The enumeration in the Constitution, of certain rights, shall not be construed to deny or disparage others retained by the people.

    A nice catch all amendment for the rest of our rights that weren't listed in the Constitution.

    The problem is, it's pretty much ignored at all levels of government and these rights are routinely denied or severely restricted.
    Thats because it recognizes that there are other rights, but it does not prescribe a particular protection for them.

  5. #15
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    Re: Your Favorite Amendment to the U.S. Constitution.

    "I plead the 3rd. I have few principles, but I stick to them"

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  6. #16
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    Re: Your Favorite Amendment to the U.S. Constitution.

    10th Amendment. Not because it's the most important, but because it's the most neglected and thus it is the most necessary to educate people about and put more focus on. Unfortunately a huge portion of what the Federal government does today pretty clearly violates the 10th Amendment.

  7. #17
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    Re: Your Favorite Amendment to the U.S. Constitution.

    Quote Originally Posted by jamesrage View Post
    I do not think the 9th is a "just in case we forgot to list something else as a right" seeing how rights can always be added with another amendment. I think it means Your rights can not be used to deny others their rights that are listed in the constitution. For example my right to 2nd amendment rights can not be used to deny you your right to free speech,freedom of religion and so on. Basically one right can not be used to trample or suppress another right. Rights retained by the people would be those enumerated in the constitution.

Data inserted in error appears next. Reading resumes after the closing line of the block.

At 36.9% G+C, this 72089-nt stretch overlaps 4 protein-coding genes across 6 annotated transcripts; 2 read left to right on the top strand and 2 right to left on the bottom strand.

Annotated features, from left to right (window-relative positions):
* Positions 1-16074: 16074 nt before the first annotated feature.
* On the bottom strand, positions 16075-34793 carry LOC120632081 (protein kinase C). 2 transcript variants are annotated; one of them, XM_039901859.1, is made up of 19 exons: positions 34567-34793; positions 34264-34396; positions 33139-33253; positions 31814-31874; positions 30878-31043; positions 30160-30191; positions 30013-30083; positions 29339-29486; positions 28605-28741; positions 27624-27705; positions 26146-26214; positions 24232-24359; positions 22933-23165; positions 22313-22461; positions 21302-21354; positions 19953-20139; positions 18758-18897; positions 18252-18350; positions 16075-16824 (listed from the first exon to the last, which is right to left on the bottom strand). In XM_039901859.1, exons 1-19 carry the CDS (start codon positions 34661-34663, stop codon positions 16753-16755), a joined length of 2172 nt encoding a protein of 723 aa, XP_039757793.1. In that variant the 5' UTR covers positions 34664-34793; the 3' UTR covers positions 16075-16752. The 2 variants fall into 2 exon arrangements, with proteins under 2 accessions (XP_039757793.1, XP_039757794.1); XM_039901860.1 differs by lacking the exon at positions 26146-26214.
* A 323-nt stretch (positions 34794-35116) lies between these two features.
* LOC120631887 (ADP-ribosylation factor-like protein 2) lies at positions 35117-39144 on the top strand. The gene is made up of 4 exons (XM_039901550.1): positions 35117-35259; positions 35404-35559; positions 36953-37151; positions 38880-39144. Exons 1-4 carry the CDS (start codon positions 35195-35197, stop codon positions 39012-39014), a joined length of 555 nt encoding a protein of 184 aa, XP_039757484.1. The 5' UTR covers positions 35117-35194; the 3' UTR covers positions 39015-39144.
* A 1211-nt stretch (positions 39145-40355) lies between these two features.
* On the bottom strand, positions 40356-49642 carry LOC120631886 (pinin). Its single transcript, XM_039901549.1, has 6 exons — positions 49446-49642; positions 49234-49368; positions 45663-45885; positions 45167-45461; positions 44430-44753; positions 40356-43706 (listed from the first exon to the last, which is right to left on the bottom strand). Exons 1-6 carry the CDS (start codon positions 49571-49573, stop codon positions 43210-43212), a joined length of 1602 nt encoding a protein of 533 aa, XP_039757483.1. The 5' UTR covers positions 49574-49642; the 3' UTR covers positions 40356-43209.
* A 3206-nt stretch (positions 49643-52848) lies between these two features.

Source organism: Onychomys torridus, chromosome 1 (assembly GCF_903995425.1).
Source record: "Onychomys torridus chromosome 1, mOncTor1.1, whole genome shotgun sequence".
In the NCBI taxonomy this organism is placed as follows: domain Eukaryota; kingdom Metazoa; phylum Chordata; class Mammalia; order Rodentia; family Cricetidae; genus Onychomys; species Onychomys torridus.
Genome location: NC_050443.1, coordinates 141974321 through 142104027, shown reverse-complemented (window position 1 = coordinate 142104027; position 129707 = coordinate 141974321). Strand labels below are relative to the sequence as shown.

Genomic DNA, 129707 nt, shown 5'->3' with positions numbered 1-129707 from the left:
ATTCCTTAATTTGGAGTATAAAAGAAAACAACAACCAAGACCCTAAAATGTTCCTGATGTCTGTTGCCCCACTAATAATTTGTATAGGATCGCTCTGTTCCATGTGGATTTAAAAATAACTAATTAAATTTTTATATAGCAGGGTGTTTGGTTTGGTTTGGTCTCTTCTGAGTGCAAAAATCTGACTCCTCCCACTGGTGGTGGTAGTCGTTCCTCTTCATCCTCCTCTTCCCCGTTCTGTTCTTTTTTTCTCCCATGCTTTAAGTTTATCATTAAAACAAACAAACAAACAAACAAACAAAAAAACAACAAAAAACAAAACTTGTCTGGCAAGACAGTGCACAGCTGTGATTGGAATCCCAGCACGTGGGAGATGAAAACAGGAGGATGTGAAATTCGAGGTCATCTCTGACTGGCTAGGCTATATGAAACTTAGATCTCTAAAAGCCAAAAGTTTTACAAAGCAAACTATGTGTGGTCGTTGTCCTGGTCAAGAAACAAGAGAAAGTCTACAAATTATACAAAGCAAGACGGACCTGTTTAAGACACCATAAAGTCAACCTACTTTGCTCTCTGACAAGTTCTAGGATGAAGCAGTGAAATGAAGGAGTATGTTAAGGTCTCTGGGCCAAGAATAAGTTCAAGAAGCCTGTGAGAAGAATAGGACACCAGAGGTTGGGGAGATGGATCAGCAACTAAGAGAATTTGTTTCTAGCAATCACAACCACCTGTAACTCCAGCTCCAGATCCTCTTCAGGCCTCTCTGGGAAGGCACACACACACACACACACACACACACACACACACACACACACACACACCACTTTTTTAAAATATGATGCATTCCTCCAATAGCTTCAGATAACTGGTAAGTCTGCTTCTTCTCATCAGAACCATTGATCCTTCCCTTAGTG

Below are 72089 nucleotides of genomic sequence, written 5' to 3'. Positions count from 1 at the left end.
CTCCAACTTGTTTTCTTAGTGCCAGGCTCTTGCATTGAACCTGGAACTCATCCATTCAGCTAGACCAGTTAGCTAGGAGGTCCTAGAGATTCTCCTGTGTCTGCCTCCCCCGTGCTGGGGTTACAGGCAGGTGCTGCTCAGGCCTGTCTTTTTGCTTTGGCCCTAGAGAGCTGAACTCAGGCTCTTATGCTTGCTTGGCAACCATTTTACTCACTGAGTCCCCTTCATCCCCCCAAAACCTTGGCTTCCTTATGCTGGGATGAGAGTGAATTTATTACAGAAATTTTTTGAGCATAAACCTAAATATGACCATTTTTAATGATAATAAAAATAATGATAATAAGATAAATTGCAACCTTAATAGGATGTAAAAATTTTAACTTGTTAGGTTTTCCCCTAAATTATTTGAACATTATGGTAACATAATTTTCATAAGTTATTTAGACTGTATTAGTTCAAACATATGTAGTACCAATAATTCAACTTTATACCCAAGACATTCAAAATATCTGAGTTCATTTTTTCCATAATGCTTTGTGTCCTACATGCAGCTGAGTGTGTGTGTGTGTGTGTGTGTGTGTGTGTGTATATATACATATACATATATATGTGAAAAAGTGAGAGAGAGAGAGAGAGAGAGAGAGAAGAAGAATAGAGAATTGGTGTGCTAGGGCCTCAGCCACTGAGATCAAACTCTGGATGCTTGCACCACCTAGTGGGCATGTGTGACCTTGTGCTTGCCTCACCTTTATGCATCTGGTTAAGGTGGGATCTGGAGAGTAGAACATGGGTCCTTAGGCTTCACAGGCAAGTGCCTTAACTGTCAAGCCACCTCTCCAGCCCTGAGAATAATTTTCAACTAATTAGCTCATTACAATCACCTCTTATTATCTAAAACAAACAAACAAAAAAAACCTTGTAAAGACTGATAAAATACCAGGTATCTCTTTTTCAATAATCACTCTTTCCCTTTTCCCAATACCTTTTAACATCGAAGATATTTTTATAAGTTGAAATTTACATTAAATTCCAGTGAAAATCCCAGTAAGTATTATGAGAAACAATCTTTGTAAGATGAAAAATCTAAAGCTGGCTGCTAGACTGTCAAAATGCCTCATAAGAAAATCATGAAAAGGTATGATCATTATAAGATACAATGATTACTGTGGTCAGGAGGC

You are so wrong. Rights are not granted. They pre-exist; even the foundations of this country. The 9th amendment is the guardian of all unenumerated rights.

    How can you say that rights retained by the people are only those enumerated in the Constitution when the text of the 9th clearly contradicts you? The 9th speaks to unenumerated rights.

    The enumeration in the Constitution, of certain rights, shall not be construed to deny or disparage others retained by the people. - 9th Amendment
    Here's what Madison had to say on this when he introduced the Bill of Rights:

    It has been objected also against a Bill of Rights, that, by enumerating particular exceptions to the grant of power, it would disparage those rights which were not placed in that enumeration; and it might follow by implication, that those rights which were not singled out, were intended to be assigned into the hands of the General Government, and were consequently insecure. This is one of the most plausible arguments I have ever heard against the admission of a bill of rights into this system; but, I conceive, that it may be guarded against. I have attempted it, as gentlemen may see by turning to the last clause of the fourth resolution.